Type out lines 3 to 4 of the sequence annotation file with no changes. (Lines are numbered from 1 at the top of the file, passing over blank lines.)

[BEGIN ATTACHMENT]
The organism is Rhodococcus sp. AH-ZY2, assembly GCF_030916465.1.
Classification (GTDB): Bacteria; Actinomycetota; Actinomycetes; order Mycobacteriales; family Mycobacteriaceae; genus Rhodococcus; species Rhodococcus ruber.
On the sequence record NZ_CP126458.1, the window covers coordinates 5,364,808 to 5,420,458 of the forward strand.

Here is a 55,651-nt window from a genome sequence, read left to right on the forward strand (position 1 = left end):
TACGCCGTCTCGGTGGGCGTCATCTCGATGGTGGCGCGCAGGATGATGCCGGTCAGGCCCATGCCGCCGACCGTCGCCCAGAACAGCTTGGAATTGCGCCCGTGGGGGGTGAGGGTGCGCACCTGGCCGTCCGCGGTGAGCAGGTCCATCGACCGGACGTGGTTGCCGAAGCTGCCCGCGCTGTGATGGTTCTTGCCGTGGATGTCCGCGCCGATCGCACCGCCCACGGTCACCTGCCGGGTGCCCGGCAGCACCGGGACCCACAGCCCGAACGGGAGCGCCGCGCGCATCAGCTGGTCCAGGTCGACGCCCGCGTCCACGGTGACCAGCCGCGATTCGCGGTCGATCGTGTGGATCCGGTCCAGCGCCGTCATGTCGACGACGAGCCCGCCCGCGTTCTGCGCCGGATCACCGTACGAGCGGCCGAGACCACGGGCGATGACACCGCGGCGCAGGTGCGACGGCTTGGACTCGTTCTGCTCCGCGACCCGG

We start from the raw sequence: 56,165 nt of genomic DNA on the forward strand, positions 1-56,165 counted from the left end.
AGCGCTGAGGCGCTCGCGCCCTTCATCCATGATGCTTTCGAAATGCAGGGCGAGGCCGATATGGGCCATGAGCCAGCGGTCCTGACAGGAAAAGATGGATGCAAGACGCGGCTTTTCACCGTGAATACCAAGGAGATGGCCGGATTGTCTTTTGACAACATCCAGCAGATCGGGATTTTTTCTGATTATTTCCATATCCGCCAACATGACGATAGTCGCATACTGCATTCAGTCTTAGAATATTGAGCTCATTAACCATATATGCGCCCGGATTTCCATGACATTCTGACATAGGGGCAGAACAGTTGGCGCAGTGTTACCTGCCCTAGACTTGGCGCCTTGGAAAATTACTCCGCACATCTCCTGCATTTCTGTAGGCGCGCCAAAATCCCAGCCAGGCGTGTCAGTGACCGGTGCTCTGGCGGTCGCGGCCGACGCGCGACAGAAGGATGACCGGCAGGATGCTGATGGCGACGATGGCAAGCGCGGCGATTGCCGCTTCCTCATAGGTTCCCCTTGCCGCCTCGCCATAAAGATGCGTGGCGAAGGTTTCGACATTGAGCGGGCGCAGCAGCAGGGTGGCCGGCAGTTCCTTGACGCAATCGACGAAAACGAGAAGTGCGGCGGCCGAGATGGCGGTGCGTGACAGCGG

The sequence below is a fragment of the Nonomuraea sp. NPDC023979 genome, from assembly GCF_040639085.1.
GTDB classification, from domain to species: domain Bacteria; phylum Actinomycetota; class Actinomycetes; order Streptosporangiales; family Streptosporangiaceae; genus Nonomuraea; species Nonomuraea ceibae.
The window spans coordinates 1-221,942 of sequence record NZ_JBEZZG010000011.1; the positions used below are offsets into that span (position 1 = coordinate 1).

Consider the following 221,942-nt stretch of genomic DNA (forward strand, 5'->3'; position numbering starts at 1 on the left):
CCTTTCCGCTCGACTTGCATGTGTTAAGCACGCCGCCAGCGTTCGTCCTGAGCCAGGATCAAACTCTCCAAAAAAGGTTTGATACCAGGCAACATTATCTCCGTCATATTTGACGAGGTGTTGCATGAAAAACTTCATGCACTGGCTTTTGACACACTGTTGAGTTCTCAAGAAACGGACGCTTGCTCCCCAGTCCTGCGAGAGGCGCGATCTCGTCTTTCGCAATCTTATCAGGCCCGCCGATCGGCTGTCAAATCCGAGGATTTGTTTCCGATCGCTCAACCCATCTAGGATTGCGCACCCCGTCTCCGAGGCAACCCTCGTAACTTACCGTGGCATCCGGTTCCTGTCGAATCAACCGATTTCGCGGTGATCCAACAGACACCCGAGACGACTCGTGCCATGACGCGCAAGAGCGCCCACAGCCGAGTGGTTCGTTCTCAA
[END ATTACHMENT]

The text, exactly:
On the sequence record NZ_CP126458.1, the window covers coordinates 5,364,808 to 5,420,458 of the forward strand.

Here is a 55,651-nt window from a genome sequence, read left to right on the forward strand (position 1 = left end):